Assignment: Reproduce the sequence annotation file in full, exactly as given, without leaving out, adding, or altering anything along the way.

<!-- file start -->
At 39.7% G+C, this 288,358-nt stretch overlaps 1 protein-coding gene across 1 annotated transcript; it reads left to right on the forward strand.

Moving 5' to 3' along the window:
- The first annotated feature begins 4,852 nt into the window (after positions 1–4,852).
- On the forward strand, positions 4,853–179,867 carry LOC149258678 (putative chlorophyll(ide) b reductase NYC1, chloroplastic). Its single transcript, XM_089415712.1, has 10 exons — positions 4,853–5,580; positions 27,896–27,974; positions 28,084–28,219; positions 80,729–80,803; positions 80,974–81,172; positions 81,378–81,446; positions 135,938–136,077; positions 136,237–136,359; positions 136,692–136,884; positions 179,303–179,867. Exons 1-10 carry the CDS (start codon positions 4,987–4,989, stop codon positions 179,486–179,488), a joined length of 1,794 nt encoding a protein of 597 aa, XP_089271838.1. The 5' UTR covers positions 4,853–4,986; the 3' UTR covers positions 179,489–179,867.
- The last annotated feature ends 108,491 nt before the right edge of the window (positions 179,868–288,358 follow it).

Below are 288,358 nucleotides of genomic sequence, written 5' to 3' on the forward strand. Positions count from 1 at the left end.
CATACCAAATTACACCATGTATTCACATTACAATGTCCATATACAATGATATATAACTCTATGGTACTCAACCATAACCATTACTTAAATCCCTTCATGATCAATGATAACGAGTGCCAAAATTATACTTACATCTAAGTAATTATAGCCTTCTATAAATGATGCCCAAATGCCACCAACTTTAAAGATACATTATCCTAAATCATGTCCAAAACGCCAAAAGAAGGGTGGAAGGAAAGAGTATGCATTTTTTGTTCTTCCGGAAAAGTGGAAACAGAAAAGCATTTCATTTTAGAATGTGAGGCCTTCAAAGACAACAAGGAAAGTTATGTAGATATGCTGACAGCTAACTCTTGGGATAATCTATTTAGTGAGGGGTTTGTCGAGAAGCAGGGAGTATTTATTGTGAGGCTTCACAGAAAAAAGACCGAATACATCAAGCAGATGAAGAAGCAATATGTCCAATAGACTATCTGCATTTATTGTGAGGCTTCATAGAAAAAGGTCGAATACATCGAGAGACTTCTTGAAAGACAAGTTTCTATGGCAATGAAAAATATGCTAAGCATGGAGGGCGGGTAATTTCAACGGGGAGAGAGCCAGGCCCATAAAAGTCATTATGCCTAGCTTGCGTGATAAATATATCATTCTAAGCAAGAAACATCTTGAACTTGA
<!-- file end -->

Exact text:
At 39.7% G+C, this 288,358-nt stretch overlaps 1 protein-coding gene across 1 annotated transcript; it reads left to right on the forward strand.

Moving 5' to 3' along the window:
- The first annotated feature begins 4,852 nt into the window (after positions 1–4,852).
- On the forward strand, positions 4,853–179,867 carry LOC149258678 (putative chlorophyll(ide) b reductase NYC1, chloroplastic). Its single transcript, XM_089415712.1, has 10 exons — positions 4,853–5,580; positions 27,896–27,974; positions 28,084–28,219; positions 80,729–80,803; positions 80,974–81,172; positions 81,378–81,446; positions 135,938–136,077; positions 136,237–136,359; positions 136,692–136,884; positions 179,303–179,867. Exons 1-10 carry the CDS (start codon positions 4,987–4,989, stop codon positions 179,486–179,488), a joined length of 1,794 nt encoding a protein of 597 aa, XP_089271838.1. The 5' UTR covers positions 4,853–4,986; the 3' UTR covers positions 179,489–179,867.
- The last annotated feature ends 108,491 nt before the right edge of the window (positions 179,868–288,358 follow it).

Below are 288,358 nucleotides of genomic sequence, written 5' to 3' on the forward strand. Positions count from 1 at the left end.
CATACCAAATTACACCATGTATTCACATTACAATGTCCATATACAATGATATATAACTCTATGGTACTCAACCATAACCATTACTTAAATCCCTTCATGATCAATGATAACGAGTGCCAAAATTATACTTACATCTAAGTAATTATAGCCTTCTATAAATGATGCCCAAATGCCACCAACTTTAAAGATACATTATCCTAAATCATGTCCAAAACGCCAAAAGAAGGGTGGAAGGAAAGAGTATGCATTTTTTGTTCTTCCGGAAAAGTGGAAACAGAAAAGCATTTCATTTTAGAATGTGAGGCCTTCAAAGACAACAAGGAAAGTTATGTAGATATGCTGACAGCTAACTCTTGGGATAATCTATTTAGTGAGGGGTTTGTCGAGAAGCAGGGAGTATTTATTGTGAGGCTTCACAGAAAAAAGACCGAATACATCAAGCAGATGAAGAAGCAATATGTCCAATAGACTATCTGCATTTATTGTGAGGCTTCATAGAAAAAGGTCGAATACATCGAGAGACTTCTTGAAAGACAAGTTTCTATGGCAATGAAAAATATGCTAAGCATGGAGGGCGGGTAATTTCAACGGGGAGAGAGCCAGGCCCATAAAAGTCATTATGCCTAGCTTGCGTGATAAATATATCATTCTAAGCAAGAAACATCTTGAACTTGA